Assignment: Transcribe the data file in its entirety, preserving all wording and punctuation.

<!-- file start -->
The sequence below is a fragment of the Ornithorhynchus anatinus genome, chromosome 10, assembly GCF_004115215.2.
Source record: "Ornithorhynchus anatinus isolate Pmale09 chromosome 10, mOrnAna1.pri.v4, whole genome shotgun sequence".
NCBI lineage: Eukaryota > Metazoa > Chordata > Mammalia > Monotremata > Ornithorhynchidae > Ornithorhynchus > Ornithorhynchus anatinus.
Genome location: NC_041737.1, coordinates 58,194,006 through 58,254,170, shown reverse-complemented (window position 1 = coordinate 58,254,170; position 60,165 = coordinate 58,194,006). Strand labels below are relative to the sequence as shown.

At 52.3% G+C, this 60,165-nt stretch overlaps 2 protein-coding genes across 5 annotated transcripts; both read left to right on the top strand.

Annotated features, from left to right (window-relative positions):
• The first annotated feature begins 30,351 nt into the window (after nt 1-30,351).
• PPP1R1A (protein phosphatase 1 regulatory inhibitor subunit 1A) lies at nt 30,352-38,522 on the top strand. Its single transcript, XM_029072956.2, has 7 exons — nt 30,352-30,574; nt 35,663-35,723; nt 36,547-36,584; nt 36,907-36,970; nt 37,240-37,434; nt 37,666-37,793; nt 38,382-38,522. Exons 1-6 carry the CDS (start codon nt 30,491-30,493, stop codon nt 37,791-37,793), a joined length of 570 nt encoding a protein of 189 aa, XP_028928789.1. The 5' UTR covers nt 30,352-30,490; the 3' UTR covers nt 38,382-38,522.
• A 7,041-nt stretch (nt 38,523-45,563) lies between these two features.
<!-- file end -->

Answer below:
The sequence below is a fragment of the Ornithorhynchus anatinus genome, chromosome 10, assembly GCF_004115215.2.
Source record: "Ornithorhynchus anatinus isolate Pmale09 chromosome 10, mOrnAna1.pri.v4, whole genome shotgun sequence".
NCBI lineage: Eukaryota > Metazoa > Chordata > Mammalia > Monotremata > Ornithorhynchidae > Ornithorhynchus > Ornithorhynchus anatinus.
Genome location: NC_041737.1, coordinates 58,194,006 through 58,254,170, shown reverse-complemented (window position 1 = coordinate 58,254,170; position 60,165 = coordinate 58,194,006). Strand labels below are relative to the sequence as shown.

At 52.3% G+C, this 60,165-nt stretch overlaps 2 protein-coding genes across 5 annotated transcripts; both read left to right on the top strand.

Annotated features, from left to right (window-relative positions):
• The first annotated feature begins 30,351 nt into the window (after nt 1-30,351).
• PPP1R1A (protein phosphatase 1 regulatory inhibitor subunit 1A) lies at nt 30,352-38,522 on the top strand. Its single transcript, XM_029072956.2, has 7 exons — nt 30,352-30,574; nt 35,663-35,723; nt 36,547-36,584; nt 36,907-36,970; nt 37,240-37,434; nt 37,666-37,793; nt 38,382-38,522. Exons 1-6 carry the CDS (start codon nt 30,491-30,493, stop codon nt 37,791-37,793), a joined length of 570 nt encoding a protein of 189 aa, XP_028928789.1. The 5' UTR covers nt 30,352-30,490; the 3' UTR covers nt 38,382-38,522.
• A 7,041-nt stretch (nt 38,523-45,563) lies between these two features.